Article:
Automatic Topic Classification of Research Papers using the NLP Topic Model NMF

To keep up with innovations in research fields, literature review is often performed. The analysis and coding of papers done during literature reviews can be quite tasking especially when the number of papers to be analyzed is large. A possible alternative is to use NLP topic modelling techniques. Topic modelling involves extracting the most representative topics occurring in a collection of documents and grouping the documents under a topic.

There are several topic modelling techniques, such as LDA, LSA, and NMF. In this experiment, i am going to be using NMF to automatically classify 50 HCI-related research papers under their most representative topics. I chose NMF as it proved to be the most accurate technique out of the 3 techniques. The full code can be found here. I followed the following steps outlined below:


1. Import Libraries

First thing i did was to import all the necessary libraries which will be used in this experiment. Most of the libraries used were from ‘nltk’.

import pandas as pd
import nltk'stopwords')'wordnet')
from nltk.corpus import stopwords
from nltk.corpus import wordnet as wn
from nltk.stem.wordnet import WordNetLemmatizer
import re
import gensim
import gensim.corpora as corpora
from wordcloud import WordCloud
from sklearn.feature_extraction.text import TfidfVectorizer
from sklearn.decomposition import NMF
import pyLDAvis
from pyLDAvis import sklearn as sklearn_lda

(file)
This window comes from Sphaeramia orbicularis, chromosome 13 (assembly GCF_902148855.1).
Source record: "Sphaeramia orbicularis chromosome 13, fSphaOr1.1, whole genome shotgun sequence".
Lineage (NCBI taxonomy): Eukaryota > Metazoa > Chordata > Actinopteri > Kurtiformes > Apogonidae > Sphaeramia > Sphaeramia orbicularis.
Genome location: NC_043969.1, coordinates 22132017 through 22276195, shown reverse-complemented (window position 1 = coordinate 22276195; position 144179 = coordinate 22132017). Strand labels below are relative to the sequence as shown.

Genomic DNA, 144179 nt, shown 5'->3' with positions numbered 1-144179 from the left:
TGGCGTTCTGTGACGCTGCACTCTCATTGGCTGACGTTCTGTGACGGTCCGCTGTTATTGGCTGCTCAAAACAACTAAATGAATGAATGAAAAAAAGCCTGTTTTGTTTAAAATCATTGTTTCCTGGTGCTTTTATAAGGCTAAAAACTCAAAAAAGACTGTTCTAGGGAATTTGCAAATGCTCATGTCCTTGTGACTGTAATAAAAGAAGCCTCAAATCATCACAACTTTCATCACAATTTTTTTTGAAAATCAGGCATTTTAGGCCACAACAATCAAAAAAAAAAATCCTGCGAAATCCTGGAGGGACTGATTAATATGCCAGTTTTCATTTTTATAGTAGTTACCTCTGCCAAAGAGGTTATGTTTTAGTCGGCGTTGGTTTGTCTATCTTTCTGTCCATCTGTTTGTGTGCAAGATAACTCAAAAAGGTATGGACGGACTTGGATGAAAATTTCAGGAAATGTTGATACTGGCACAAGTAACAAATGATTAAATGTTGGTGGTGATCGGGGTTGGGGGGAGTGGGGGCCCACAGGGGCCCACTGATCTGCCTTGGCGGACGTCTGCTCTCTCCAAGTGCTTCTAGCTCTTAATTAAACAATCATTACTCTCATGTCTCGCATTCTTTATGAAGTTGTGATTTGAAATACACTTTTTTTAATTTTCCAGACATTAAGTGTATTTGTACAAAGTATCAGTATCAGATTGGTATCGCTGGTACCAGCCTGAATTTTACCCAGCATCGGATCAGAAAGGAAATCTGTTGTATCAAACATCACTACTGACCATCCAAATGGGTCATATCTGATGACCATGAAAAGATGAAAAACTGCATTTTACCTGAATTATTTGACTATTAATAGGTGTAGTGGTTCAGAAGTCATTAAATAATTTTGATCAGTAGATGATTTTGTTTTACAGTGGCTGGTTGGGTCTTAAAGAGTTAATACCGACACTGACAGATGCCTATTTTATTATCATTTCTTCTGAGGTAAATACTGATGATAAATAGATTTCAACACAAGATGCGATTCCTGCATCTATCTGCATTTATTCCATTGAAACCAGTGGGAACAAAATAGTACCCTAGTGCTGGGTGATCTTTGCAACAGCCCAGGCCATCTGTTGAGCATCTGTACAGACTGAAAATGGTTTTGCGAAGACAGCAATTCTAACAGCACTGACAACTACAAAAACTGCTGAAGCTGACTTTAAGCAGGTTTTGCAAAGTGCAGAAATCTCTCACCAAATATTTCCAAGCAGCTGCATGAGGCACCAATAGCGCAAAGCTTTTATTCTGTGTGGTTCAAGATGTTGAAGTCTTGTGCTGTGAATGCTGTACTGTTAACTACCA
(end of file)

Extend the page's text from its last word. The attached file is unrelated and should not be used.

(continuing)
2. Load the data

The selected 50 research papers data had been entered into an excel file, then converted to a csv file called ‘research_papers.csv’, with columns for ‘ID’, ‘Authors’, ‘Title’, ‘Year’, ‘Conference/Journal’, ‘Introduction’, and ‘Conclusion’. I show the first 5 rows of my data file below.

I loaded the excel file into a dataframe called ‘dataset’.

#Load data file
dataset = pd.read_csv(r'research_papers.csv', encoding='ISO-8859–1')

3. Clean Data

Before proceeding, i had to clean up the data. I dropped the unnecessary columns like ‘ID’, ‘Authors’, ’Year’, ‘Conference/Journal’. For papers with no conclusion, I filled the empty cell with the text “No conclusion”. Next, I merged the two columns ‘Abstract’ and ‘Conclusion’ to form a new column called ‘Paper_Text’. The text of this new column is what i would be working with in this experiment.

#Remove the unecessary columns
dataset = dataset.drop(columns=['Id', 'Reference', 'Codes', 'Authors', 'Year', 'Conference/ Journal'], axis=1)
#Fill in the empty cells
dataset = dataset.fillna('No conclusion')
#Merge abstract and conclusion
dataset['Paper_Text'] = dataset["Abstract"] + dataset["Conclusion"]
#show first 5 records

4. Preprocess Data

Another important step was to preprocess the data. First, i tokenized each sentence into a list of words, then i removed punctuations, stopwords and words of length less than 3. Lastly, i lemmatized each token.

#function for lemmatization
def get_lemma(word):
lemma = wn.morphy(word)
if lemma is None:
return word
return lemma
# tokenization
tokenized_data = dataset['Paper_Text'].apply(lambda x: x.split())